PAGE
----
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What is "Mercerization" - Definition & Explanation

A treatment for cotton fabric or threads that involves a brief soaking in lye, under tension. This process increases luster, strength, absorbency, and dying capability, but reduces chemical resistance to acids and oxidizers.
A finishing process of treating a cotton yarn or fabric, in which the fabric or yarn is immersed in a caustic soda solution (sodium hydroxide) and later neutralized in acid. The process causes a permanent swelling of the fiber, resulting in an increased luster on the surface of the fabric, an increased affinity for dyes, and increased strength.
A process of treating a cotton yarn or fabric, in which the fabric or yarn is immersed in a caustic soda solution and later neutralized in acid. The process causes a permanent swelling of the fiber, resulting in an increased luster on the surface of the fabric, an increased affinity for dyes, and increased strength.
A treatment of cotton yarn or fabric to increase its luster. Its affinity for dyes is also enhanced. In the process, the material is immersed under tension in a sodium hydroxide (caustic soda) solution. This later is neutralized in acid. The process causes a permanent swelling of the fiber, thus increasing its luster.
a) The treatment of cellulosic textiles, in yarn or fabric form, with a concentrated solution of a caustic alkali whereby the fibres are swollen, their strength and dye affinity is increased and their handle (q.v.) is modified.

NOTE:

Stretching the swollen materials while wet with caustic alkali and then washing the alkali has the additional effect of enhancing the lustre (q.v.)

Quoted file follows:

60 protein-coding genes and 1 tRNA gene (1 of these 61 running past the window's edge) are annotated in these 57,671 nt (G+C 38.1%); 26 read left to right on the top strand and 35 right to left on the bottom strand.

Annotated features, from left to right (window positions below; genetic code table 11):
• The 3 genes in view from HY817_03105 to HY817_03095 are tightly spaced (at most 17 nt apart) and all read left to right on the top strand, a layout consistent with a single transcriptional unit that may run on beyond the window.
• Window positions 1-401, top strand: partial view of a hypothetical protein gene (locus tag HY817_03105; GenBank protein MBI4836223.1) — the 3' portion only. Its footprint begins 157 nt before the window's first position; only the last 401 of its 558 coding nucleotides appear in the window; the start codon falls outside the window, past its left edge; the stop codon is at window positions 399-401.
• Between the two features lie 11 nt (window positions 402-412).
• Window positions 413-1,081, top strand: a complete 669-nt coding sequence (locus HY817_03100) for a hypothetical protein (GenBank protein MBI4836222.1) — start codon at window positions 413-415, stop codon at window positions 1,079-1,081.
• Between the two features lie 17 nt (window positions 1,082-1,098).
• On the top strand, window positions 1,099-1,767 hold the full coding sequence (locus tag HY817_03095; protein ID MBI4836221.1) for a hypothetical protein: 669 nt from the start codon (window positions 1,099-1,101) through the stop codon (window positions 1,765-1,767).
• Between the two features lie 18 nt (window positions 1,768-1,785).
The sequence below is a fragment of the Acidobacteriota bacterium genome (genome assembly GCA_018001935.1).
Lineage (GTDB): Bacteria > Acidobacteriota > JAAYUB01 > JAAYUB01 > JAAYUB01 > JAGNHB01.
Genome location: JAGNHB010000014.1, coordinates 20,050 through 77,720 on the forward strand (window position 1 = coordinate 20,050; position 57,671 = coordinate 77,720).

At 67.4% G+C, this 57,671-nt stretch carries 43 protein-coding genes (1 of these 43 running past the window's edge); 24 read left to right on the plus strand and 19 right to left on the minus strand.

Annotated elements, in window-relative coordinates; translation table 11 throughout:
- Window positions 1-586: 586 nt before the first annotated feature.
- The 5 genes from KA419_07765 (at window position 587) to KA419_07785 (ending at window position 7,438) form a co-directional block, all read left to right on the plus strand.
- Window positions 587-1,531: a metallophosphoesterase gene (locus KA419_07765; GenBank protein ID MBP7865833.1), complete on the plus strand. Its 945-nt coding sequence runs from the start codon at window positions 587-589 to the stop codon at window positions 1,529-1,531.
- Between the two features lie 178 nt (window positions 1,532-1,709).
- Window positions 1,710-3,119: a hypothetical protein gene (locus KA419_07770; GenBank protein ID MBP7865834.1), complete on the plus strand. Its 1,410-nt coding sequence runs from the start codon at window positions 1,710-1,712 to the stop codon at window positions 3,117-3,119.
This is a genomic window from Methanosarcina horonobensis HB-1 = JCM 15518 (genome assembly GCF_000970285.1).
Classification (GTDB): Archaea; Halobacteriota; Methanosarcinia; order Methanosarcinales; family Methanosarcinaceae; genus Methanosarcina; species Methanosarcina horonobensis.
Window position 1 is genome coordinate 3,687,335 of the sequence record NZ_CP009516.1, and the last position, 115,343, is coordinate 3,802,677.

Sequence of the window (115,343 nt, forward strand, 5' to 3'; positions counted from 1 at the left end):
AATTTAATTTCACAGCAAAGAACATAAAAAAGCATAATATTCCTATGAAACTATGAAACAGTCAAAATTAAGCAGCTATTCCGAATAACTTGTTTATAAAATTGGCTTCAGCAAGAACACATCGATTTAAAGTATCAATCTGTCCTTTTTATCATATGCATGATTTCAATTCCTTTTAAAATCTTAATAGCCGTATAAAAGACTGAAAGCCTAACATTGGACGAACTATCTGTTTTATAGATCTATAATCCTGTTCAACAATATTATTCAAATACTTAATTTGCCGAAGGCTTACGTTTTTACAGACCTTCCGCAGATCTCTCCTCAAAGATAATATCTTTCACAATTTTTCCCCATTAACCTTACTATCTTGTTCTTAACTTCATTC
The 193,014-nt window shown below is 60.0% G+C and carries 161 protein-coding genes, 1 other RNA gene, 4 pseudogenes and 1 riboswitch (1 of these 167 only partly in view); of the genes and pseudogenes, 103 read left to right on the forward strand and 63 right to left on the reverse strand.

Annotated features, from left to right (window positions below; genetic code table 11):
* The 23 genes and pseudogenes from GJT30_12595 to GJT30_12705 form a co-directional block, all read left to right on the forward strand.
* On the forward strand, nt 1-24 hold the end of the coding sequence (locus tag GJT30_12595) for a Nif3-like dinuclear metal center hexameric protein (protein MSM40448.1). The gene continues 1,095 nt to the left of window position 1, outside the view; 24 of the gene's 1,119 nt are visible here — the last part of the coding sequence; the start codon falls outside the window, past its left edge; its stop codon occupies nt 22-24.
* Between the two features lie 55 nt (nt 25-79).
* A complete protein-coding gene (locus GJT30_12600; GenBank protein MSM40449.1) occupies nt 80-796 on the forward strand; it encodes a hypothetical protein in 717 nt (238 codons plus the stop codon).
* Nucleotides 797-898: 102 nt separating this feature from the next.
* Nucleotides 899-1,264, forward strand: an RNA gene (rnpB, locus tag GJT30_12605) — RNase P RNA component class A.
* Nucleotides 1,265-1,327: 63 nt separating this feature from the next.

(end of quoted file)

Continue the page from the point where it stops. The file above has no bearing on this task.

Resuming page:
b) The process of steeping cellulose in a concentrated caustic soda solution.

This is a process in which the yarn is immersed in caustic soda solution and later neutralized in acid, which causes a permanents welling of the fiber resulting in an increased luster, affinity for dyes and strength.
Mercerization is a treatment for cotton fabric and thread mostly employed to give cotton a lustrous appearance. The series of processes was devised by John Mercer in the middle of 19th century.

Some other terms

Some more terms:

A general term to describe fabrics with a blister (pucker) on the surface. The blister may be created by several different methods such as printing with caustic soda or other chemicals, by weaving...
Dyes for cotton and other cellulosic fibres that are based on suphur chemistry. Can be difficult to achieve top fastness performance but good results possible from selected dyes. Application method...
Fiber sources are found in nature. That is, "any fiber that exists as such in the natural state." (TFPIA) Natural fibers used to create upholstery fabric include cotton, linen, hemp, silk and wool....
Medium to heavy weight twill fabric with a soft, short nap covering the weave. It has a sueded, velvety hand. Originally made of wool or wool blends but may be of cotton or other fibers. Used in...
gown a loose flowing outer garment formerly worn by men; a distinctive robe worn by a professional or academic person; a woman's dress; dressing gown; nightgown, wedding-gown; a coverall worn in an...

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